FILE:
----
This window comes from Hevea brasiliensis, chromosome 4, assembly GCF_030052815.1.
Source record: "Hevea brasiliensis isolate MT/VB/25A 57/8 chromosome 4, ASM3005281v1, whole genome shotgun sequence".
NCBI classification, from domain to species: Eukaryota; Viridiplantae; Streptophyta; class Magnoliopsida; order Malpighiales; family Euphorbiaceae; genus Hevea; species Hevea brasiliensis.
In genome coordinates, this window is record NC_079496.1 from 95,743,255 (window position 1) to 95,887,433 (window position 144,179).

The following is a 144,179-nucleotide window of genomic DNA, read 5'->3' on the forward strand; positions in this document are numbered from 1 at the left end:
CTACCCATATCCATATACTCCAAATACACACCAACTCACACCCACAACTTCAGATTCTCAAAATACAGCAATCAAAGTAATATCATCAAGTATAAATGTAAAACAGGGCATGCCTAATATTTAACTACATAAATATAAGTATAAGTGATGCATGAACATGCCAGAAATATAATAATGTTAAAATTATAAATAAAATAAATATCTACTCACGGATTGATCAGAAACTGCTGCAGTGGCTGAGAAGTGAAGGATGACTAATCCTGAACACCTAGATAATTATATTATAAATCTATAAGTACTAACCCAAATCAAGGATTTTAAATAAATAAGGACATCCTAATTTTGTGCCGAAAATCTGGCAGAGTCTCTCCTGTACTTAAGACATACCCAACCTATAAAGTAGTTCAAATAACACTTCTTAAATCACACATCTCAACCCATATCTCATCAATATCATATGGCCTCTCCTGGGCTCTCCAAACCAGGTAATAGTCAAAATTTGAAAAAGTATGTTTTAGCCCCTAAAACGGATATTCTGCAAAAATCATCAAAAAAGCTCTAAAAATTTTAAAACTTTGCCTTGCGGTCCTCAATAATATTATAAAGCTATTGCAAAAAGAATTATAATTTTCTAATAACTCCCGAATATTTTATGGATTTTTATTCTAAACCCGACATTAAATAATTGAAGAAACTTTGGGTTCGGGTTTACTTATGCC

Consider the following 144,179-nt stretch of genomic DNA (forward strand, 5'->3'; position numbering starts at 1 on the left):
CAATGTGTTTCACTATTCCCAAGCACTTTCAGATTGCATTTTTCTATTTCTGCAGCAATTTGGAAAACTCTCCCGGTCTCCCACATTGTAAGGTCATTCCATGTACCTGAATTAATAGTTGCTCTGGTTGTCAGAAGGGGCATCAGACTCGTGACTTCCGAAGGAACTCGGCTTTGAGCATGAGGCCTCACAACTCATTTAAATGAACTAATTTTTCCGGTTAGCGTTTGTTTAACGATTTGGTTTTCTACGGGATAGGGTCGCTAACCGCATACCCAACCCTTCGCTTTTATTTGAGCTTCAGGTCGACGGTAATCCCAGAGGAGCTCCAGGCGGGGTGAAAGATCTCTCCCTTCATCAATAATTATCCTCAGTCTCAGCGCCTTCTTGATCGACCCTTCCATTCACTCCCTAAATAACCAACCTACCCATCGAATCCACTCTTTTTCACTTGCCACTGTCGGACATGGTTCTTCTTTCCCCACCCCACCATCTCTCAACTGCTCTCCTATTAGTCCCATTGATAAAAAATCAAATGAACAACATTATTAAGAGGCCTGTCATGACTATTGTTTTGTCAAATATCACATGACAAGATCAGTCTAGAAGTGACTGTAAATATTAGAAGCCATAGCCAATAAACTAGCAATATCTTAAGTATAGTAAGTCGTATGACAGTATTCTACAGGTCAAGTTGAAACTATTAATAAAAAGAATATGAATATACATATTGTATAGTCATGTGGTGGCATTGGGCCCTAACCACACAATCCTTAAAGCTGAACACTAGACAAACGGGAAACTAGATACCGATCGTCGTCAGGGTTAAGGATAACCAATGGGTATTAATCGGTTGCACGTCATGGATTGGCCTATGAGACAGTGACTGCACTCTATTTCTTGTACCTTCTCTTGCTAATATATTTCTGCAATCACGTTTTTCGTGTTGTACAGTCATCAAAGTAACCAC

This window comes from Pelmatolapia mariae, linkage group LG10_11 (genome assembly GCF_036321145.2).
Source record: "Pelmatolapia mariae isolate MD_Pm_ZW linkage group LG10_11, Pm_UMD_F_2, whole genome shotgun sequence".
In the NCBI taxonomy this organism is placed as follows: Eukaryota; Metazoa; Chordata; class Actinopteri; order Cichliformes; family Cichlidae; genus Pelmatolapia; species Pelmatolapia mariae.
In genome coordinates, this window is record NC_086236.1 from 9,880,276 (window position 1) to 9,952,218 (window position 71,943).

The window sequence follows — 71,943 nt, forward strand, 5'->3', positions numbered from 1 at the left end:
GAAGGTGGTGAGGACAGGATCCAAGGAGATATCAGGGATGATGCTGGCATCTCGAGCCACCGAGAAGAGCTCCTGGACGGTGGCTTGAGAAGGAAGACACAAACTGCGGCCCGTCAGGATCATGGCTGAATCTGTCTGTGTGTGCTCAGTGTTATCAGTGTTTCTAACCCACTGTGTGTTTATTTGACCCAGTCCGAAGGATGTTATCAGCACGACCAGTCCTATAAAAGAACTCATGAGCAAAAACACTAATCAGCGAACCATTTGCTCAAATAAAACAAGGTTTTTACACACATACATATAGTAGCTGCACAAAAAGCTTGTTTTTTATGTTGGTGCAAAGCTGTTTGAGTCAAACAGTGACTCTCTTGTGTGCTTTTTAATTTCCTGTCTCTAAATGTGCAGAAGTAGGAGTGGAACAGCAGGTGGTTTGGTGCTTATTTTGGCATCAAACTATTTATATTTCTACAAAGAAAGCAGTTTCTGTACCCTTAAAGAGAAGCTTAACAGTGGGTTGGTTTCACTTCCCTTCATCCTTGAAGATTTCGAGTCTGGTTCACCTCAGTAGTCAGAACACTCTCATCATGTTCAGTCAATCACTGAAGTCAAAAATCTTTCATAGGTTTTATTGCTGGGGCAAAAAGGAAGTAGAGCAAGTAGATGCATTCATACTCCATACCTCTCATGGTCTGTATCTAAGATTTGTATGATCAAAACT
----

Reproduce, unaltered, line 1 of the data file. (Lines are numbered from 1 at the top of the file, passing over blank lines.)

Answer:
This window comes from Hevea brasiliensis, chromosome 4, assembly GCF_030052815.1.